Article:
Trade guide

What Is Hyperinflation?

Most economies face some form of inflation. Inflation occurs when the price of a products rises suddenly, and the purchasing power of individuals in society decreases. Governments, financial and banking institutions are working to maintain and reduce the point-to-point and annual inflation rates. But sometimes, inflation rises to such an extent that a country’s entire economy is destroyed and goes bankrupt. In this case, the country suffers from new hyperinflation.

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According to Philip Sagan in The Monetary Dynamics of Hyperinflation, it states that hyperinflation occurs when the price of goods and services suddenly rises by more than 50 percent at one point. For example, if a commodity goes from $ 10 to $ 25 over two months, the economy is on hyperinflation. If this condition persists, inflation will also increase exponentially.

In countries with hyperinflation, the inflation rate is not always above 50%, and for some goods, the rate is even higher. In general, if an economy engages in hyperinflation, commodity prices rise daily, and no fixed rate is involved. A particular product can experience a price increase of more than ten times in one day. After each hyperinflation, most of a country’s industry fails, workers lose their jobs, and taxes rise. Many hyperinflations have occurred in Germany, Venezuela, and Zimbabwe, and in recent years Yugoslavia, Greece, and Hungary have experienced similar problems.

Hyperinflation in Germany

One of the most famous hyperinflations in history is Germany’s World War I hyperinflation. After World War I, the country received large loans from various countries to finance the war. But after the defeat, it faced millions of dollars in debt to other countries, which was the leading cause of hyperinflation.

Many believe that the three leading causes of hyperinflation in Germany. The suspension of gold standards, the high cost of war and the excessive printing of money, and the injection of liquidity into the country. The alternation of gold standards was such that paper cash inside the country reached the people without the backing of any real gold, thus increasing inflation. Instead, countries that lent money to Germany requested it in their currency. Meanwhile, Germany printed more money to buy more currency to suffer a lot of losses.

At a critical juncture, even with daily inflation rising by more than 20 percent, the German currency had become so devalued that burn instead of wood.

Hyperinflation in Venezuela

One of the worst economic crises hits Venezuela since 2010. Although it has largest oil reserves globally, it faces a severe financial crisis due to the lack of proper management of foreign exchange resources.

Inflation in Venezuela has risen from 69% in 2014 to 181% in 2015. Hyperinflation occurred in 2016 when the inflation rate was 800%. At the end of 2017, this number reached 4,000 percent, and at the end of 2019, the inflation rate reached more than 2,600,000 percent.

In 2018, Venezuelan President Nicolas Maduro introduced a new currency called the sovereign bolivar, which had removed the previous cash by five zeros. However, many experts believe that removing zero from the money front is just a political-economic gesture and does not solve any problem.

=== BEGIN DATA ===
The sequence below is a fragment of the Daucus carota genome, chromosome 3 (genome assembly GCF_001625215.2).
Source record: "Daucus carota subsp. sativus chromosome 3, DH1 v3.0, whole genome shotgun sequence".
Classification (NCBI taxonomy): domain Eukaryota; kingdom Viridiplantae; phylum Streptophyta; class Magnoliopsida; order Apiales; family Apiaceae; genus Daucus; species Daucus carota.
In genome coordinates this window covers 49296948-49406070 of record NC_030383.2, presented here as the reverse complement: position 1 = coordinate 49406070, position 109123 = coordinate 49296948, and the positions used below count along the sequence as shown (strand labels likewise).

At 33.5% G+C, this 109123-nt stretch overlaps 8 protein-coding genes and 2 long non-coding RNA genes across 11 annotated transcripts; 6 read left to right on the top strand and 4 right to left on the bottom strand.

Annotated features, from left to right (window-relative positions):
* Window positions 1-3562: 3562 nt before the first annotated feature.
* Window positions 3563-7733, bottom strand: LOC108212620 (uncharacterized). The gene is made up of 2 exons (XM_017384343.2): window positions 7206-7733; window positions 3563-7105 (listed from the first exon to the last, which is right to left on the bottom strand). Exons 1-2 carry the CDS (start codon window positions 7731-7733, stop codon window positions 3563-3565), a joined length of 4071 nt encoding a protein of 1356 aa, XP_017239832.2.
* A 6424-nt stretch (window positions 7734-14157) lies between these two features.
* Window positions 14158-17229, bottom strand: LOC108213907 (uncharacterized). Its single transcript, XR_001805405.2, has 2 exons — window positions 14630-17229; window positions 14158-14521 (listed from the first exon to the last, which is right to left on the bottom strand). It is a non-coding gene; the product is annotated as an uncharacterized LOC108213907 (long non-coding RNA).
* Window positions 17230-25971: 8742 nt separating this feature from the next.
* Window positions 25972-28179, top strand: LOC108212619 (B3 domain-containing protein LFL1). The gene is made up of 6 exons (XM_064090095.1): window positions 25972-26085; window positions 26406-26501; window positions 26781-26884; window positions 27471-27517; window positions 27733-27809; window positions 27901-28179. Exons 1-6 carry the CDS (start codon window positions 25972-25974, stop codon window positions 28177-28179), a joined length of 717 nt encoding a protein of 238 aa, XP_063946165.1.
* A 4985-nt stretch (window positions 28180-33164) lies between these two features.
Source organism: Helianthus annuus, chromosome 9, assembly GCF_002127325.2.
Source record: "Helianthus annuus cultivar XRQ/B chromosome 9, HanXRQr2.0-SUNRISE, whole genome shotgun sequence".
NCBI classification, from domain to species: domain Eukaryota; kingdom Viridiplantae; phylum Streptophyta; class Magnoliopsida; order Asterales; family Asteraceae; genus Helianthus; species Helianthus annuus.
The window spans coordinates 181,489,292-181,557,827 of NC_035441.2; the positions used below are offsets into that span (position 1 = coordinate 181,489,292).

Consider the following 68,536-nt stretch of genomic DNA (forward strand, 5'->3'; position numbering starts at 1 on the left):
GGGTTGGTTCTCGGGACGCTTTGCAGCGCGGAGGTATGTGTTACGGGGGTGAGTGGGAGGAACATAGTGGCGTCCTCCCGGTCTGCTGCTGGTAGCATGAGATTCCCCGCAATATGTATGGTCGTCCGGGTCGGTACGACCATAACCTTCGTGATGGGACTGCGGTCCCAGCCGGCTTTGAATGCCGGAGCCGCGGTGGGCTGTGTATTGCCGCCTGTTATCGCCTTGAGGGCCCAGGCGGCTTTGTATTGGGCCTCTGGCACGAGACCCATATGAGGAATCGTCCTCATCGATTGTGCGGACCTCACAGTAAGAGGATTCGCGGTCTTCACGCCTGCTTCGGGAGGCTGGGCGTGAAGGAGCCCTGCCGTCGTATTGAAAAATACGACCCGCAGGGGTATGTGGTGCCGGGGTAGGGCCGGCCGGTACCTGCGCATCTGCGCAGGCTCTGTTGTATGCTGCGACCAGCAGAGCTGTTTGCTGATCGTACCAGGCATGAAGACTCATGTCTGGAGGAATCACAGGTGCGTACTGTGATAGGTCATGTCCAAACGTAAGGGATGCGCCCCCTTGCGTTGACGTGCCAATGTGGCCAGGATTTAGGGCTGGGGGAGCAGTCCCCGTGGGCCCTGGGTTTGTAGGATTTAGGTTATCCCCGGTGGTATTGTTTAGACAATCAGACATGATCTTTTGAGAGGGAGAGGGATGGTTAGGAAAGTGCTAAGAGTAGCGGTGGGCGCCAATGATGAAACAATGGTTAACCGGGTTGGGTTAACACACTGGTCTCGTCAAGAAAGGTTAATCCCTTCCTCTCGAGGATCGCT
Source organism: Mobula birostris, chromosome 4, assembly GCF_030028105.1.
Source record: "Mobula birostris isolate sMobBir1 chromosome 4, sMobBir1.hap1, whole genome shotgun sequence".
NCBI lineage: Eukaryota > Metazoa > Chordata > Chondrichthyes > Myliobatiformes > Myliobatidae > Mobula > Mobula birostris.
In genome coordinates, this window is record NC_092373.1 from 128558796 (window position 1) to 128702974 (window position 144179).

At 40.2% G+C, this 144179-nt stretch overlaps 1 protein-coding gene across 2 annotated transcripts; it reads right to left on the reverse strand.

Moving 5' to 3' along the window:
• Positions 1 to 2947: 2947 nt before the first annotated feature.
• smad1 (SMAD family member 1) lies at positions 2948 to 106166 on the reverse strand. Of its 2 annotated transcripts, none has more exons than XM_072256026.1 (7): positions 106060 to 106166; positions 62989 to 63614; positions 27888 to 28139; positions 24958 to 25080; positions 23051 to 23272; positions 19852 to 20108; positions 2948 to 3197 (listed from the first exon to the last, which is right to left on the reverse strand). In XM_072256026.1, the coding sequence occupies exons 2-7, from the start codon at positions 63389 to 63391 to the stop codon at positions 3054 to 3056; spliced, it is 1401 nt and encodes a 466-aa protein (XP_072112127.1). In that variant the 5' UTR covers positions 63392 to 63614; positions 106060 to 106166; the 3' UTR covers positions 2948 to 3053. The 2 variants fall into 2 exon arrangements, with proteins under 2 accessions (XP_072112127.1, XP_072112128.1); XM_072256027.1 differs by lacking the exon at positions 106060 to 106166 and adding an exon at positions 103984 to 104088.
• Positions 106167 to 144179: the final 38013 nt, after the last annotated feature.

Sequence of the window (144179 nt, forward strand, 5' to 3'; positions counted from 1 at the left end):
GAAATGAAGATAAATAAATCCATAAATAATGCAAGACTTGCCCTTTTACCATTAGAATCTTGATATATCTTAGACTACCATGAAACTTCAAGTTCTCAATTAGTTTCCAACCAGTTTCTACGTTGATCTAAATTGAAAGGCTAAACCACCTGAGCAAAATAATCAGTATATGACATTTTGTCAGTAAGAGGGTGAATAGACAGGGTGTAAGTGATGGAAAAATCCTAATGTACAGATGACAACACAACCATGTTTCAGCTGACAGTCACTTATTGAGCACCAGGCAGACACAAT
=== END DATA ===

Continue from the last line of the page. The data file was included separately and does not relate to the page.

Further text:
Hyperinflation in Zimbabwe

After the declaration of independence of Zimbabwe in the 1980s, the country faced many economic problems. Zimbabwean President Robert Mugabe launched the Economic Structural Adjustment Program in 1991, which added to the country’s growing financial woes. Production fell sharply, and an economic crisis erupted in Zimbabwe.

The Zimbabwean dollar depreciated in the late 1990s. Hyperinflation also took shape in the 2000s. Inflation reached 624 percent in 2004, 1,730 percent in 2006, and more than 231,150,888 percent in 2008. Following this incident, the Central Bank of Zimbabwe no longer published any official inflation statistics.

According to statistics, in November 2008, Zimbabwe’s hyperinflation reached its maximum. This figure was 89.7 sextillion percent, which means that it added 98 percent to the inflation rate every day.

Zimbabwe was the first country to experience hyperinflation in the 21st century and recorded the second-worst inflation episode (after Hungary). In 2008, the ZWN was abandoned, and foreign currencies were adopted as legal tender.

Cryptocurrencies are a solution to deal with hyperinflation

One of the main benefits of using Bitcoin is in times of economic crisis in a country. Due to the lack of central management on this type of digital currency, its rate is not related to governments and is open to the public.

Cryptocurrencies are very effective, especially in countries with hyperinflation. In particular, the Venezuelan people, are one of the most significant users of such assets. Due to high demand, the price of digital currencies is also increasing daily.

One way to escape the economic crisis is to use cryptocurrencies that become the currency backbone of a country. However, due to the unsupervised nature of digital currencies, most governments are reluctant to use them as their country’s main currency or as a backup currency.


Many countries with powerful and wealthy rulers who do not take into account the basic economic needs of their people will undoubtedly suffer from hyperinflation. In this case, the purchasing power of the people decreases day by day, the price of goods increases, and the price of currency of that country also decreases. One of the most prominent solutions is a cryptocurrency, which can be used as the main currency in business without considering unit supervision. The higher the hyperinflation rate in a country, the higher the use and demand for digital currency. It is in this state that the price of digital currencies will increase day by day.

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